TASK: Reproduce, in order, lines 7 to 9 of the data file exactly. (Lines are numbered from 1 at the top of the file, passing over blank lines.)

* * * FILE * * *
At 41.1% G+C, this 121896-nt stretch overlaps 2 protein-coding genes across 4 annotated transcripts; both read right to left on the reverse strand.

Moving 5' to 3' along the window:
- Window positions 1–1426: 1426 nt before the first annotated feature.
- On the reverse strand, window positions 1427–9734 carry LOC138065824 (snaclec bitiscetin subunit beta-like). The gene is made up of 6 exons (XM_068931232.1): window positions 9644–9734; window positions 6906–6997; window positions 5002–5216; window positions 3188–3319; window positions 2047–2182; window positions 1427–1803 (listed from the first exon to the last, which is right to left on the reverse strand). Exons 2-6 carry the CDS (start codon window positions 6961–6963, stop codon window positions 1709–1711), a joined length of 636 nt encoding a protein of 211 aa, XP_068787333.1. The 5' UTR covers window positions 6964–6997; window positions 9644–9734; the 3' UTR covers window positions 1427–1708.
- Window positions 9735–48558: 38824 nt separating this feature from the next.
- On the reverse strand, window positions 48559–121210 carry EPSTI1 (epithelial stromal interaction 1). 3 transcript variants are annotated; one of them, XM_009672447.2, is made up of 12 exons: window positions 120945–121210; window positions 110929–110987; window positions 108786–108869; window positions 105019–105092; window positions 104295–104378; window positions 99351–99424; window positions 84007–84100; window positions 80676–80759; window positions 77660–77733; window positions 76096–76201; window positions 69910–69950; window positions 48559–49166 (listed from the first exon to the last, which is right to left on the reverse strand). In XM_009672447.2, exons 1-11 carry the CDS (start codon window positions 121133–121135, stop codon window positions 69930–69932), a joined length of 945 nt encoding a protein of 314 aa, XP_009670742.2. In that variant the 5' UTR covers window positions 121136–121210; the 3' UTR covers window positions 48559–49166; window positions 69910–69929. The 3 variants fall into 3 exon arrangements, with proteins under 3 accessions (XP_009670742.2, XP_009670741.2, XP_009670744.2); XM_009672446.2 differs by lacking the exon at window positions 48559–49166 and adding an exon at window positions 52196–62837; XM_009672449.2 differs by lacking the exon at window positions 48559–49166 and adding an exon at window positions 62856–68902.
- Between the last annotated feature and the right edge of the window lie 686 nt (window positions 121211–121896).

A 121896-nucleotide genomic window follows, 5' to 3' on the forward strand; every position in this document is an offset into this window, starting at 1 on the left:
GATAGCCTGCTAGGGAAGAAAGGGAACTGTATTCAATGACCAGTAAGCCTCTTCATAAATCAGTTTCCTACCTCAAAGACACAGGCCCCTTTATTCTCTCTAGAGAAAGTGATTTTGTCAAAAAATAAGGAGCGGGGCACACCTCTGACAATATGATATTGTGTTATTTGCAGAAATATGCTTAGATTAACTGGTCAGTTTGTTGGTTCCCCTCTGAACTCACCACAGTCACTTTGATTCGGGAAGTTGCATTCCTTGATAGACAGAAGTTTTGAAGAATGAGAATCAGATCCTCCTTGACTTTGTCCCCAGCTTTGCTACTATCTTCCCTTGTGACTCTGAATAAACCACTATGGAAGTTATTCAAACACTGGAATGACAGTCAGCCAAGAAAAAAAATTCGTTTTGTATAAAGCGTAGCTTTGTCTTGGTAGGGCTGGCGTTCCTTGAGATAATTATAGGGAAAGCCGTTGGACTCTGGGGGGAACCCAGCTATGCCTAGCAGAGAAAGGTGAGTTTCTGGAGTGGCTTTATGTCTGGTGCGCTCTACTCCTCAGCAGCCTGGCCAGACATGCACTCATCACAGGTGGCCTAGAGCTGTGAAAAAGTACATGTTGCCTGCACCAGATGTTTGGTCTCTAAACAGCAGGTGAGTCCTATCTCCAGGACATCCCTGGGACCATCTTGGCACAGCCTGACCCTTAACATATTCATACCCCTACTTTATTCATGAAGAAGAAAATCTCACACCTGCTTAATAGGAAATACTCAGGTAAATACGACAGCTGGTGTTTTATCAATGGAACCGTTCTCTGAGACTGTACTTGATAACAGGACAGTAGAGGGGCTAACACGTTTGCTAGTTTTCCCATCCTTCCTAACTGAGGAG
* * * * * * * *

- Between the last annotated feature and the right edge of the window lie 686 nt (window positions 121211–121896).

A 121896-nucleotide genomic window follows, 5' to 3' on the forward strand; every position in this document is an offset into this window, starting at 1 on the left:
GATAGCCTGCTAGGGAAGAAAGGGAACTGTATTCAATGACCAGTAAGCCTCTTCATAAATCAGTTTCCTACCTCAAAGACACAGGCCCCTTTATTCTCTCTAGAGAAAGTGATTTTGTCAAAAAATAAGGAGCGGGGCACACCTCTGACAATATGATATTGTGTTATTTGCAGAAATATGCTTAGATTAACTGGTCAGTTTGTTGGTTCCCCTCTGAACTCACCACAGTCACTTTGATTCGGGAAGTTGCATTCCTTGATAGACAGAAGTTTTGAAGAATGAGAATCAGATCCTCCTTGACTTTGTCCCCAGCTTTGCTACTATCTTCCCTTGTGACTCTGAATAAACCACTATGGAAGTTATTCAAACACTGGAATGACAGTCAGCCAAGAAAAAAAATTCGTTTTGTATAAAGCGTAGCTTTGTCTTGGTAGGGCTGGCGTTCCTTGAGATAATTATAGGGAAAGCCGTTGGACTCTGGGGGGAACCCAGCTATGCCTAGCAGAGAAAGGTGAGTTTCTGGAGTGGCTTTATGTCTGGTGCGCTCTACTCCTCAGCAGCCTGGCCAGACATGCACTCATCACAGGTGGCCTAGAGCTGTGAAAAAGTACATGTTGCCTGCACCAGATGTTTGGTCTCTAAACAGCAGGTGAGTCCTATCTCCAGGACATCCCTGGGACCATCTTGGCACAGCCTGACCCTTAACATATTCATACCCCTACTTTATTCATGAAGAAGAAAATCTCACACCTGCTTAATAGGAAATACTCAGGTAAATACGACAGCTGGTGTTTTATCAATGGAACCGTTCTCTGAGACTGTACTTGATAACAGGACAGTAGAGGGGCTAACACGTTTGCTAGTTTTCCCATCCTTCCTAACTGAGGAG